Cathy – You have been given incorrect advice. The account may be sent to collections. I wrote about that in this article: Four Medical Myths That Can Cost You Dearly. Unfortunately, the dentist’s office may need to collect their outstanding accounts in order to either sell or close the business. Can you pay off the balance with some other type of loan?

  • http://sinophibe.blogspot.com Chris Maloney

    I didn’t really know that the whole system was this FUBAR — I guess I’ve been naive. I wrote this blog post, “Patient Financial Policy” (http://sinophibe.blogspot.com/2012/09/patient-financial-policy.html) to describe my response to it — refusing to accept charges that I’m not informed of ahead of time. But it’s not working very well. I now have two establishments that repeatedly send me bills — albeit for small amounts — that I have refused to pay several times. I don’t know how to get them to stop harassing me.

  • Pingback: Four Medical Bill Myths That Can Cost You Dearly | Credit.com News + Advice()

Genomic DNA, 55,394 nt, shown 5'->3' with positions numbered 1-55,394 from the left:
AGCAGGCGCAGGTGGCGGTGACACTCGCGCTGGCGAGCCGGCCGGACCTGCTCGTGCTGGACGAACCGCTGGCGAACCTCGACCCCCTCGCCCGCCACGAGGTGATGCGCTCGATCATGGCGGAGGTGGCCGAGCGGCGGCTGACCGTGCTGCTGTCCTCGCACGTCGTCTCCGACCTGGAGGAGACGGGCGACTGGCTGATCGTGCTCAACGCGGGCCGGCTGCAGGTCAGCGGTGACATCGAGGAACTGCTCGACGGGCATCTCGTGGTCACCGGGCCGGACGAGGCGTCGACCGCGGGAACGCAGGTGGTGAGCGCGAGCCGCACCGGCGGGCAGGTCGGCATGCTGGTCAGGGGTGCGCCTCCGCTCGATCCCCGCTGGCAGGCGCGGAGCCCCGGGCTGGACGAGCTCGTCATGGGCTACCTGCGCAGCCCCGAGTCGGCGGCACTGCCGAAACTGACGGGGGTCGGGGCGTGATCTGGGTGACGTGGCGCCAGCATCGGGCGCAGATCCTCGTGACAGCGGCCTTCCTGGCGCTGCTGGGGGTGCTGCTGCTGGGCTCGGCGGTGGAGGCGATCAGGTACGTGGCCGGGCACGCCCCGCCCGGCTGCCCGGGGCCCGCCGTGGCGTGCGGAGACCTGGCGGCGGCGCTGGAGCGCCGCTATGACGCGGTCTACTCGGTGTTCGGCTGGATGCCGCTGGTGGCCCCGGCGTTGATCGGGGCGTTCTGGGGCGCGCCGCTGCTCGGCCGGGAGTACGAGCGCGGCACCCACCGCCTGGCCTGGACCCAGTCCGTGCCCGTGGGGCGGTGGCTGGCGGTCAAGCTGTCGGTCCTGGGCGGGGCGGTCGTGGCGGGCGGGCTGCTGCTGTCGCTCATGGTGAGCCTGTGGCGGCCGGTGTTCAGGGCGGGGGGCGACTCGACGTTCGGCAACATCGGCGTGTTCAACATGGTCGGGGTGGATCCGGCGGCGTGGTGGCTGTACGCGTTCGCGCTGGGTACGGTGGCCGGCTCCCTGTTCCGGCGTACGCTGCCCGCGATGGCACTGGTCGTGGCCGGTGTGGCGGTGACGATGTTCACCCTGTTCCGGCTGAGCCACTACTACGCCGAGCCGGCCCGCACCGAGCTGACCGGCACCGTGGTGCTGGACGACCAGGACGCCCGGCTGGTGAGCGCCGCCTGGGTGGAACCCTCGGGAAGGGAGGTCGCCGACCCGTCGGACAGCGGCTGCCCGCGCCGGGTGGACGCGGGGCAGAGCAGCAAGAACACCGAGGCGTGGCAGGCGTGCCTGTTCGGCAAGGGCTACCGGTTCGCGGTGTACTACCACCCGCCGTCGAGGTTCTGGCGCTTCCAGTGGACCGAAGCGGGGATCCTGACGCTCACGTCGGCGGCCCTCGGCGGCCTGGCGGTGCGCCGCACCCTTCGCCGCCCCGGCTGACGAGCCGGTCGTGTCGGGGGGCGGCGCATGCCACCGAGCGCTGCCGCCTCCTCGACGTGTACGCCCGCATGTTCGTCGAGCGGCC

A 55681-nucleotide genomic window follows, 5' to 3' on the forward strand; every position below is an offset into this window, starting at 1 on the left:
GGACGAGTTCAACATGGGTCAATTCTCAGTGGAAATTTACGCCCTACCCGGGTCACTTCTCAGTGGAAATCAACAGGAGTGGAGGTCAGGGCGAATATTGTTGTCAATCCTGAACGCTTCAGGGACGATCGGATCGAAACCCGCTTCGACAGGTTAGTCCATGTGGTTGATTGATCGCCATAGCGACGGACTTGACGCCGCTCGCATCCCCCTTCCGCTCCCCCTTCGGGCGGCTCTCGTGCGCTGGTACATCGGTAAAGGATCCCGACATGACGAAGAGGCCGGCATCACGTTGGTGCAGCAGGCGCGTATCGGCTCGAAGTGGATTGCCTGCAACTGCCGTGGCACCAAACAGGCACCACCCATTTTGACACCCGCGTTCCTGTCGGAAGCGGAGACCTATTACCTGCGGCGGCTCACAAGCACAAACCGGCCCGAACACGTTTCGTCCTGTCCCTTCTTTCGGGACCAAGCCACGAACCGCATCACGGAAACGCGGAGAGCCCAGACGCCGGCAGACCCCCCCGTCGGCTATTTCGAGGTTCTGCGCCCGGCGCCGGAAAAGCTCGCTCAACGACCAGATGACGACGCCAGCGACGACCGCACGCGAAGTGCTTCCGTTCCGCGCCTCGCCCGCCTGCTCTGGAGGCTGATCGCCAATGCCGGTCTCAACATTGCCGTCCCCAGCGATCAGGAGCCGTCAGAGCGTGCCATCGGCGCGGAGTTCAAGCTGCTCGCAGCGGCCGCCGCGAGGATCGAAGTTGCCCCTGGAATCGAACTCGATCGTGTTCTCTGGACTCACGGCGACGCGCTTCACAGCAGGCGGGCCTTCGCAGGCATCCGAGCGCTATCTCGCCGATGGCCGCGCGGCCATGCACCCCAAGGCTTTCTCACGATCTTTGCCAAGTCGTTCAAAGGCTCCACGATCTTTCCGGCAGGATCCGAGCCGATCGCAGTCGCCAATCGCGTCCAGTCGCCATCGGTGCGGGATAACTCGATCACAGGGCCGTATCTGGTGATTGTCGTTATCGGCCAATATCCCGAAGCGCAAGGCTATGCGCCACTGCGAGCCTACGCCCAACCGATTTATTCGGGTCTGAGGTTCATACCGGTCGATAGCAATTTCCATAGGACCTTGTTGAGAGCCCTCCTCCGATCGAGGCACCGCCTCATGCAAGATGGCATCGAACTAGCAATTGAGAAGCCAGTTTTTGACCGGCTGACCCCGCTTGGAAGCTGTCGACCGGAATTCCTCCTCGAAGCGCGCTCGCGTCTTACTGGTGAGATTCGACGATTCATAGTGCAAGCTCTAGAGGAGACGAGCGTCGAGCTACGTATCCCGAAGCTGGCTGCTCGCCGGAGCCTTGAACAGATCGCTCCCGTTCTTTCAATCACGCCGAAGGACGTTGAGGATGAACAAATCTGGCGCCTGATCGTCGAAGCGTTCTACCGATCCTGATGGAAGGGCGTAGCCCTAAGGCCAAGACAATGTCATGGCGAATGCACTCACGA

• http://www.copatient.com Katie Vahle

    I have been seeing lots of instances of what appears to be an inpatient stay (i.e. I stayed overnight at a facility for several nights) be billed as an outpatient stay. Many factors drive this classification but from what we can tell it seems to be driven by the hospital strategically managing their reimbursements (i.e. they can bill services differently and get paid differently) and quality metrics (i.e. readmission rates). I’d be happy to connect offline to discuss your case in more detail if it would be helpful. I work at a medical billing advocacy service called CoPatient and can be reached at info (at) copatient (dot) com. You can learn more at http://www.copatient.com. Thanks, Katie Vahle

  • M.G.Kalina

    Hi Dr. Belk;